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Volume 17, issue 20
Atmos. Chem. Phys., 17, 12405-12420, 2017
https://doi.org/10.5194/acp-17-12405-2017
© Author(s) 2017. This work is distributed under
the Creative Commons Attribution 3.0 License.
Atmos. Chem. Phys., 17, 12405-12420, 2017
https://doi.org/10.5194/acp-17-12405-2017
© Author(s) 2017. This work is distributed under
the Creative Commons Attribution 3.0 License.

Research article 19 Oct 2017

Research article | 19 Oct 2017

Mobile measurement of methane emissions from natural gas developments in northeastern British Columbia, Canada

Emmaline Atherton1, David Risk1, Chelsea Fougère1, Martin Lavoie1, Alex Marshall1, John Werring2, James P. Williams1, and Christina Minions1 Emmaline Atherton et al.
  • 1Department of Earth Sciences, St. Francis Xavier University, Antigonish, Nova Scotia, B2G 2W5, Canada
  • 2David Suzuki Foundation, Vancouver, British Columbia, V6K 4R8, Canada

Abstract. North American leaders recently committed to reducing methane emissions from the oil and gas sector, but information on current emissions from upstream oil and gas developments in Canada are lacking. This study examined the occurrence of methane plumes in an area of unconventional natural gas development in northwestern Canada. In August to September 2015 we completed almost 8000km of vehicle-based survey campaigns on public roads dissecting oil and gas infrastructure, such as well pads and processing facilities. We surveyed six routes 3–6 times each, which brought us past over 1600 unique well pads and facilities managed by more than 50 different operators. To attribute on-road plumes to oil- and gas-related sources we used gas signatures of residual excess concentrations (anomalies above background) less than 500m downwind from potential oil and gas emission sources. All results represent emissions greater than our minimum detection limit of 0.59gs−1 at our average detection distance (319m). Unlike many other oil and gas developments in the US for which methane measurements have been reported recently, the methane concentrations we measured were close to normal atmospheric levels, except inside natural gas plumes. Roughly 47% of active wells emitted methane-rich plumes above our minimum detection limit. Multiple sites that pre-date the recent unconventional natural gas development were found to be emitting, and we observed that the majority of these older wells were associated with emissions on all survey repeats. We also observed emissions from gas processing facilities that were highly repeatable. Emission patterns in this area were best explained by infrastructure age and type. Extrapolating our results across all oil and gas infrastructure in the Montney area, we estimate that the emission sources we located (emitting at a rate >0.59gs−1) contribute more than 111800t of methane annually to the atmosphere. This value exceeds reported bottom-up estimates of 78000t of methane for all oil and gas sector sources in British Columbia. Current bottom-up methods for estimating methane emissions do not normally calculate the fraction of emitting oil and gas infrastructure with thorough on-ground measurements. However, this study demonstrates that mobile surveys could provide a more accurate representation of the number of emission sources in an oil and gas development. This study presents the first mobile collection of methane emissions from oil and gas infrastructure in British Columbia, and these results can be used to inform policy development in an era of methane emission reduction efforts.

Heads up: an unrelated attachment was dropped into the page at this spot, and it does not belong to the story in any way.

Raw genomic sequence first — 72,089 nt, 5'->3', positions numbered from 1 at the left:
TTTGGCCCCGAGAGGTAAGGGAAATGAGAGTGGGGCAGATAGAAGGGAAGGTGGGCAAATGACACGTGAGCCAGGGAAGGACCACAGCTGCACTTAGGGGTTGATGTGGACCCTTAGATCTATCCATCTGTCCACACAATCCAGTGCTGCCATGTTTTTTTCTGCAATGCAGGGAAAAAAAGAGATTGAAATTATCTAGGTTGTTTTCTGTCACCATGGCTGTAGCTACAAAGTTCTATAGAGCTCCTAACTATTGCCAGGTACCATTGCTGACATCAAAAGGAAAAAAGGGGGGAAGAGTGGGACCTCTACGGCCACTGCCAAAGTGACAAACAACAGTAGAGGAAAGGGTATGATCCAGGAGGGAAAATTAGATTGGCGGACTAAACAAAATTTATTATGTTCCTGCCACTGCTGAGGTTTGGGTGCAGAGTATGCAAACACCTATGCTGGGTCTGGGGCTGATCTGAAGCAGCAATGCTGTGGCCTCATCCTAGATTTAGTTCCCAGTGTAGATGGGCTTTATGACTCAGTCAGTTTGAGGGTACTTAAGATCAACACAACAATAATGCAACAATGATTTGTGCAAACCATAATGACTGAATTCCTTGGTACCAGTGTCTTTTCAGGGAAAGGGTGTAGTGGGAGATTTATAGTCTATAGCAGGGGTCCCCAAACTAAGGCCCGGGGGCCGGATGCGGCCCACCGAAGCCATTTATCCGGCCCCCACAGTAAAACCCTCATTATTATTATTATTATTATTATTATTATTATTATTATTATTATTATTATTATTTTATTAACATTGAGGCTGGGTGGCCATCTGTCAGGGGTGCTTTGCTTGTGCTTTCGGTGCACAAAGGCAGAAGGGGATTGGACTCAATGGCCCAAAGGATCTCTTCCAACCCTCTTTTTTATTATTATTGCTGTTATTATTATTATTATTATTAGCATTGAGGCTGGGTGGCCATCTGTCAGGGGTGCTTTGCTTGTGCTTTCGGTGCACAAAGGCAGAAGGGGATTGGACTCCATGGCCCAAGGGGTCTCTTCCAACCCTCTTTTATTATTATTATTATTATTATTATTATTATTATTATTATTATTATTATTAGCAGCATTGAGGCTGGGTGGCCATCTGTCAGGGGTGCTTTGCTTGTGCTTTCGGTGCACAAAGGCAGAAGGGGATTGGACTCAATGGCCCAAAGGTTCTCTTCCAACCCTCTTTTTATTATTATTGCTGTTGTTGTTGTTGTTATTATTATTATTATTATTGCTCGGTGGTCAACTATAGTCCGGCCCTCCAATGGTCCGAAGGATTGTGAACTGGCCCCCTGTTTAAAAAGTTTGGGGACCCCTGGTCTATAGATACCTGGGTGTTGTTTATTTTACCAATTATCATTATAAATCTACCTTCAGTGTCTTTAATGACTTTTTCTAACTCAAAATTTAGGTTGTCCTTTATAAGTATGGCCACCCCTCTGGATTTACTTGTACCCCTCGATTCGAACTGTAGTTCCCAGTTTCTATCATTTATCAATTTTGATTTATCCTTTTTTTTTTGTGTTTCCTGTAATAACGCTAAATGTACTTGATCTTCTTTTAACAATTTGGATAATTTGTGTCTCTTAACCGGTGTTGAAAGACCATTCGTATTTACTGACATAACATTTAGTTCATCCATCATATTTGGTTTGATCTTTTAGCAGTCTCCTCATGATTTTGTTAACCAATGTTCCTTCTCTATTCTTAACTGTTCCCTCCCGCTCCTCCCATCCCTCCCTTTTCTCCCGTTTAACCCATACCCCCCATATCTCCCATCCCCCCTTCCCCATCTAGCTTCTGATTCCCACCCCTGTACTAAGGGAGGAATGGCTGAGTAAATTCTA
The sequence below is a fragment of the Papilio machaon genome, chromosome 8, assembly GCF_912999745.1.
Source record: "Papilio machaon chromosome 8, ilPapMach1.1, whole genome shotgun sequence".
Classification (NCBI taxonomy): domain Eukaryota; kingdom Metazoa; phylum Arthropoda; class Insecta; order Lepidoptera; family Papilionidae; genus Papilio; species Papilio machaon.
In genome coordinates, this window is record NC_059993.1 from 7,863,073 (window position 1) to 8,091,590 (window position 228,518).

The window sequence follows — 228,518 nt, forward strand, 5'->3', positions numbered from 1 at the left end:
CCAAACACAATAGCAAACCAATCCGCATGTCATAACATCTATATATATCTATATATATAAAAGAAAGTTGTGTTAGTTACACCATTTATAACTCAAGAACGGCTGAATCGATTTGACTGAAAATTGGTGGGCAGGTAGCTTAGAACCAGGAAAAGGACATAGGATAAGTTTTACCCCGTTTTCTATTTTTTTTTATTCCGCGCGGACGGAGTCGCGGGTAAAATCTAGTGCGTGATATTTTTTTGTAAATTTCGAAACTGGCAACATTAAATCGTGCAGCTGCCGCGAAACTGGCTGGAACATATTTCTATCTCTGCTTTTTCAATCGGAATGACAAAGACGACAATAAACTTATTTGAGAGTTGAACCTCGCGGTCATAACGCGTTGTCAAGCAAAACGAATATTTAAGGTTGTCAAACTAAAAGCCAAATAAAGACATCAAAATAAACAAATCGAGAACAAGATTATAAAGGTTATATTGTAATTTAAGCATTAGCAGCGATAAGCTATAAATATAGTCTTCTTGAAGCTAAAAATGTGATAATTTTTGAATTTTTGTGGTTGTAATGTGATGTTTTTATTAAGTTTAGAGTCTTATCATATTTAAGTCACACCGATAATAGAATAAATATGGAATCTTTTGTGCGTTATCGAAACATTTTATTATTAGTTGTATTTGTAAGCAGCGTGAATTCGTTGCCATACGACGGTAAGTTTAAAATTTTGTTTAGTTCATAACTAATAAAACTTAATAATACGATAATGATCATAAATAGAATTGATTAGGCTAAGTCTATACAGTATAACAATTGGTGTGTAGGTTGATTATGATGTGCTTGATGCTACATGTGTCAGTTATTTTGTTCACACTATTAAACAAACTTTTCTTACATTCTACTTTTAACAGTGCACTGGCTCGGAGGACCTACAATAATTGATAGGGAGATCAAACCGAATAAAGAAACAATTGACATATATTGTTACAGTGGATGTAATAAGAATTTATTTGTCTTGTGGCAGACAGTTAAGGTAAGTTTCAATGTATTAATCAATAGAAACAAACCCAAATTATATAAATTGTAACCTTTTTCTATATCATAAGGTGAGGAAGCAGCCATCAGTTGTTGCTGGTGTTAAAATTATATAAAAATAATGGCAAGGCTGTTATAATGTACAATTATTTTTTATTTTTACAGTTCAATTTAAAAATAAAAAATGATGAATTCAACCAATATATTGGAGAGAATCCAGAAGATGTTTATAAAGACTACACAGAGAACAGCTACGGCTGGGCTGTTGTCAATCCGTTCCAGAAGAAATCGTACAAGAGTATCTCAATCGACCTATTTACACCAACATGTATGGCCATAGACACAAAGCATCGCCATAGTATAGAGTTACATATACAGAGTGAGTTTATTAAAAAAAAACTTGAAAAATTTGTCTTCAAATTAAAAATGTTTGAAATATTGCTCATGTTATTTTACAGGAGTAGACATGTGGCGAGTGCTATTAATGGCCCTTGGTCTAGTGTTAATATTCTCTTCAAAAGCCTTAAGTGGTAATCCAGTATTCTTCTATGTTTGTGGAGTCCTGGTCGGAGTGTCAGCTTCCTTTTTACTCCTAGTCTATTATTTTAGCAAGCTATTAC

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Methane is a potent greenhouse gas, and leaks from natural gas infrastructure are thought to be a significant emission source. We used a mobile survey method to measure GHGs near Canadian infrastructure. Our results show that ~ 47 % of active wells were emitting. Abandoned and aging wells were also associated with emissions. We estimate methane emissions from this development are just over 111 Mt year−1, which is more than previous government estimates, but less than similar studies in the US.
Methane is a potent greenhouse gas, and leaks from natural gas infrastructure are thought to be...
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